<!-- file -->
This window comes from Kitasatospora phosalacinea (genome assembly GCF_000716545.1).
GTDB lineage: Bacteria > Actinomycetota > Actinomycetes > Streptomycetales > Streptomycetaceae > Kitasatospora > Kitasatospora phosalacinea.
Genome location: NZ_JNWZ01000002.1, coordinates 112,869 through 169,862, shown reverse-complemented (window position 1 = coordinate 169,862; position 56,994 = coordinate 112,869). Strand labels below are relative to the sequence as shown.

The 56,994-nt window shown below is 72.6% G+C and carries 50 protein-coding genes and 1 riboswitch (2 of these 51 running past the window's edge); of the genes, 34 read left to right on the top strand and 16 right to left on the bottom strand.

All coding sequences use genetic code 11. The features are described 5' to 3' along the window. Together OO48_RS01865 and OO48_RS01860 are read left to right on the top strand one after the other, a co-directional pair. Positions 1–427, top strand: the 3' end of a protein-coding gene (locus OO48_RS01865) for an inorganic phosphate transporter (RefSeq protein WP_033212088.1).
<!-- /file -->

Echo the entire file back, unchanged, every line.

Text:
This window comes from Kitasatospora phosalacinea (genome assembly GCF_000716545.1).
GTDB lineage: Bacteria > Actinomycetota > Actinomycetes > Streptomycetales > Streptomycetaceae > Kitasatospora > Kitasatospora phosalacinea.
Genome location: NZ_JNWZ01000002.1, coordinates 112,869 through 169,862, shown reverse-complemented (window position 1 = coordinate 169,862; position 56,994 = coordinate 112,869). Strand labels below are relative to the sequence as shown.

The 56,994-nt window shown below is 72.6% G+C and carries 50 protein-coding genes and 1 riboswitch (2 of these 51 running past the window's edge); of the genes, 34 read left to right on the top strand and 16 right to left on the bottom strand.

All coding sequences use genetic code 11. The features are described 5' to 3' along the window. Together OO48_RS01865 and OO48_RS01860 are read left to right on the top strand one after the other, a co-directional pair. Positions 1–427, top strand: the 3' end of a protein-coding gene (locus OO48_RS01865) for an inorganic phosphate transporter (RefSeq protein WP_033212088.1).